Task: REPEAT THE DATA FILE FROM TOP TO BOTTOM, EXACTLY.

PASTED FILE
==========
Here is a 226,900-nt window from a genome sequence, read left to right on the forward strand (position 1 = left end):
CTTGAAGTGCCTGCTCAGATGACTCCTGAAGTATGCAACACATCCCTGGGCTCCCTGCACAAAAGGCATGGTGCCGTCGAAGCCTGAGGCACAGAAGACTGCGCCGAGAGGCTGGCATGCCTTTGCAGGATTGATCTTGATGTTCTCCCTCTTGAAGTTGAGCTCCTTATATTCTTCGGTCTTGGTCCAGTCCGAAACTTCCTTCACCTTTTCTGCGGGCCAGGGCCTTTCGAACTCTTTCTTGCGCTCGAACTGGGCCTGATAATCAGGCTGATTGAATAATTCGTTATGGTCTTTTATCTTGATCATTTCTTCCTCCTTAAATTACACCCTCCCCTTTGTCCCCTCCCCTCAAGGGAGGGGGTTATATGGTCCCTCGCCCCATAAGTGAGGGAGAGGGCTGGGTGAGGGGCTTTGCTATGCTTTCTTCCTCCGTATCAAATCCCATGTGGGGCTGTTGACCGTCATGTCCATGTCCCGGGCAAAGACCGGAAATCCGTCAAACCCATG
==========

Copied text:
Here is a 226,900-nt window from a genome sequence, read left to right on the forward strand (position 1 = left end):
CTTGAAGTGCCTGCTCAGATGACTCCTGAAGTATGCAACACATCCCTGGGCTCCCTGCACAAAAGGCATGGTGCCGTCGAAGCCTGAGGCACAGAAGACTGCGCCGAGAGGCTGGCATGCCTTTGCAGGATTGATCTTGATGTTCTCCCTCTTGAAGTTGAGCTCCTTATATTCTTCGGTCTTGGTCCAGTCCGAAACTTCCTTCACCTTTTCTGCGGGCCAGGGCCTTTCGAACTCTTTCTTGCGCTCGAACTGGGCCTGATAATCAGGCTGATTGAATAATTCGTTATGGTCTTTTATCTTGATCATTTCTTCCTCCTTAAATTACACCCTCCCCTTTGTCCCCTCCCCTCAAGGGAGGGGGTTATATGGTCCCTCGCCCCATAAGTGAGGGAGAGGGCTGGGTGAGGGGCTTTGCTATGCTTTCTTCCTCCGTATCAAATCCCATGTGGGGCTGTTGACCGTCATGTCCATGTCCCGGGCAAAGACCGGAAATCCGTCAAACCCATG